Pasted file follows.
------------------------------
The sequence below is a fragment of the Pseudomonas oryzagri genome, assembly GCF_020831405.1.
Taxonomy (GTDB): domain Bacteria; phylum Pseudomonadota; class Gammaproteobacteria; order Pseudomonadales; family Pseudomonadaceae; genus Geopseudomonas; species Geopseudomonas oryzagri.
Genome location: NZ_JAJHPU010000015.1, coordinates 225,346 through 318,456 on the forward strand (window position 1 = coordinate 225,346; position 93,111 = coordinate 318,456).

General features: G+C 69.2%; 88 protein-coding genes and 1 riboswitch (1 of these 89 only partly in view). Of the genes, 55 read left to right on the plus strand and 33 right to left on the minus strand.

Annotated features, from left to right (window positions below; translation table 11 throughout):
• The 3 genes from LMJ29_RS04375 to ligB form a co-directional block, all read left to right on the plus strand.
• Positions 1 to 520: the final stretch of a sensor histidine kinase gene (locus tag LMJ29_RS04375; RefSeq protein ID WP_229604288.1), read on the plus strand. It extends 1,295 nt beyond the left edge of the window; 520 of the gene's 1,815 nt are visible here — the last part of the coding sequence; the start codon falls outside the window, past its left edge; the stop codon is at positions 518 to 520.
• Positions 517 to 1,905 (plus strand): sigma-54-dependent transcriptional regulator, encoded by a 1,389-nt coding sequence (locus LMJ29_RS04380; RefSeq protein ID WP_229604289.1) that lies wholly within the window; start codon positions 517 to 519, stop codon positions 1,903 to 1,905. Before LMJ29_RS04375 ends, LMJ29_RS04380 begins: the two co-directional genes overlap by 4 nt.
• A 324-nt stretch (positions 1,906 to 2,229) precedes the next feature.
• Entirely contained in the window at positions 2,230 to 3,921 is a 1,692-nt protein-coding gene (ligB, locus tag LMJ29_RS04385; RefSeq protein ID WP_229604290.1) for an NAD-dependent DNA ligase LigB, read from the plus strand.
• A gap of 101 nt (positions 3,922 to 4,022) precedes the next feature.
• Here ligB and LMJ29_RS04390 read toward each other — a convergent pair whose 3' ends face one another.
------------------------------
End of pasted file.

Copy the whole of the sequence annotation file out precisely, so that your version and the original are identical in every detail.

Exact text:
The sequence below is a fragment of the Pseudomonas oryzagri genome, assembly GCF_020831405.1.
Taxonomy (GTDB): domain Bacteria; phylum Pseudomonadota; class Gammaproteobacteria; order Pseudomonadales; family Pseudomonadaceae; genus Geopseudomonas; species Geopseudomonas oryzagri.
Genome location: NZ_JAJHPU010000015.1, coordinates 225,346 through 318,456 on the forward strand (window position 1 = coordinate 225,346; position 93,111 = coordinate 318,456).

General features: G+C 69.2%; 88 protein-coding genes and 1 riboswitch (1 of these 89 only partly in view). Of the genes, 55 read left to right on the plus strand and 33 right to left on the minus strand.

Annotated features, from left to right (window positions below; translation table 11 throughout):
• The 3 genes from LMJ29_RS04375 to ligB form a co-directional block, all read left to right on the plus strand.
• Positions 1 to 520: the final stretch of a sensor histidine kinase gene (locus tag LMJ29_RS04375; RefSeq protein ID WP_229604288.1), read on the plus strand. It extends 1,295 nt beyond the left edge of the window; 520 of the gene's 1,815 nt are visible here — the last part of the coding sequence; the start codon falls outside the window, past its left edge; the stop codon is at positions 518 to 520.
• Positions 517 to 1,905 (plus strand): sigma-54-dependent transcriptional regulator, encoded by a 1,389-nt coding sequence (locus LMJ29_RS04380; RefSeq protein ID WP_229604289.1) that lies wholly within the window; start codon positions 517 to 519, stop codon positions 1,903 to 1,905. Before LMJ29_RS04375 ends, LMJ29_RS04380 begins: the two co-directional genes overlap by 4 nt.
• A 324-nt stretch (positions 1,906 to 2,229) precedes the next feature.
• Entirely contained in the window at positions 2,230 to 3,921 is a 1,692-nt protein-coding gene (ligB, locus tag LMJ29_RS04385; RefSeq protein ID WP_229604290.1) for an NAD-dependent DNA ligase LigB, read from the plus strand.
• A gap of 101 nt (positions 3,922 to 4,022) precedes the next feature.
• Here ligB and LMJ29_RS04390 read toward each other — a convergent pair whose 3' ends face one another.